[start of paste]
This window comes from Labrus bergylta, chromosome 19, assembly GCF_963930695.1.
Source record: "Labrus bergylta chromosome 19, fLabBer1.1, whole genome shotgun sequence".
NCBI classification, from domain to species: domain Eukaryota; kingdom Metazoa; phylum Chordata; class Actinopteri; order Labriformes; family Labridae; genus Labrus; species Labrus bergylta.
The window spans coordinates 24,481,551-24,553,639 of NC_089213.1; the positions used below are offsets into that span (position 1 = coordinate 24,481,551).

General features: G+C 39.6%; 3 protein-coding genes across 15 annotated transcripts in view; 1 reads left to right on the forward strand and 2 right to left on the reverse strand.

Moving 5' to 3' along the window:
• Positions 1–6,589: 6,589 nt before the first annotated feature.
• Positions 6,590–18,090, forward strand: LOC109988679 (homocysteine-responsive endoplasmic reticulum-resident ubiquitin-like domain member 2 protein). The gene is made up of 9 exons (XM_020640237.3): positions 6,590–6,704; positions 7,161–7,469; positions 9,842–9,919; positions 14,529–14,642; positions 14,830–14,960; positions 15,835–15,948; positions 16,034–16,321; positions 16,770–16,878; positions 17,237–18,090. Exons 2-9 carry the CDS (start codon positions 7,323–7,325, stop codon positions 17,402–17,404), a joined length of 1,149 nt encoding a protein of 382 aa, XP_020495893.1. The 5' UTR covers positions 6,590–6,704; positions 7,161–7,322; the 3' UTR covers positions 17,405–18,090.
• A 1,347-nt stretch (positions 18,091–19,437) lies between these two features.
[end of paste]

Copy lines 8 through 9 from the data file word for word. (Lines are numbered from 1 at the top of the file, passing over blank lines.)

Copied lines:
• Positions 6,590–18,090, forward strand: LOC109988679 (homocysteine-responsive endoplasmic reticulum-resident ubiquitin-like domain member 2 protein). The gene is made up of 9 exons (XM_020640237.3): positions 6,590–6,704; positions 7,161–7,469; positions 9,842–9,919; positions 14,529–14,642; positions 14,830–14,960; positions 15,835–15,948; positions 16,034–16,321; positions 16,770–16,878; positions 17,237–18,090. Exons 2-9 carry the CDS (start codon positions 7,323–7,325, stop codon positions 17,402–17,404), a joined length of 1,149 nt encoding a protein of 382 aa, XP_020495893.1. The 5' UTR covers positions 6,590–6,704; positions 7,161–7,322; the 3' UTR covers positions 17,405–18,090.
• A 1,347-nt stretch (positions 18,091–19,437) lies between these two features.